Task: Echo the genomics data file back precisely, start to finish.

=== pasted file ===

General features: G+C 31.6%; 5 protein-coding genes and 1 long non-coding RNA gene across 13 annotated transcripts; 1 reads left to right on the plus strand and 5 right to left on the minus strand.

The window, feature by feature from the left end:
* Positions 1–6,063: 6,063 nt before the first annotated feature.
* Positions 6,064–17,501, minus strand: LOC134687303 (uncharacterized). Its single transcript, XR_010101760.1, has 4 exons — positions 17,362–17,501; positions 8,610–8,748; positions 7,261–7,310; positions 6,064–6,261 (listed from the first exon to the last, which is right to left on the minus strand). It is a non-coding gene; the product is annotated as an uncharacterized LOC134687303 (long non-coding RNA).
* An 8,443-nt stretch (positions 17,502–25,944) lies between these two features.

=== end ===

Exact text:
General features: G+C 31.6%; 5 protein-coding genes and 1 long non-coding RNA gene across 13 annotated transcripts; 1 reads left to right on the plus strand and 5 right to left on the minus strand.

The window, feature by feature from the left end:
* Positions 1–6,063: 6,063 nt before the first annotated feature.
* Positions 6,064–17,501, minus strand: LOC134687303 (uncharacterized). Its single transcript, XR_010101760.1, has 4 exons — positions 17,362–17,501; positions 8,610–8,748; positions 7,261–7,310; positions 6,064–6,261 (listed from the first exon to the last, which is right to left on the minus strand). It is a non-coding gene; the product is annotated as an uncharacterized LOC134687303 (long non-coding RNA).
* An 8,443-nt stretch (positions 17,502–25,944) lies between these two features.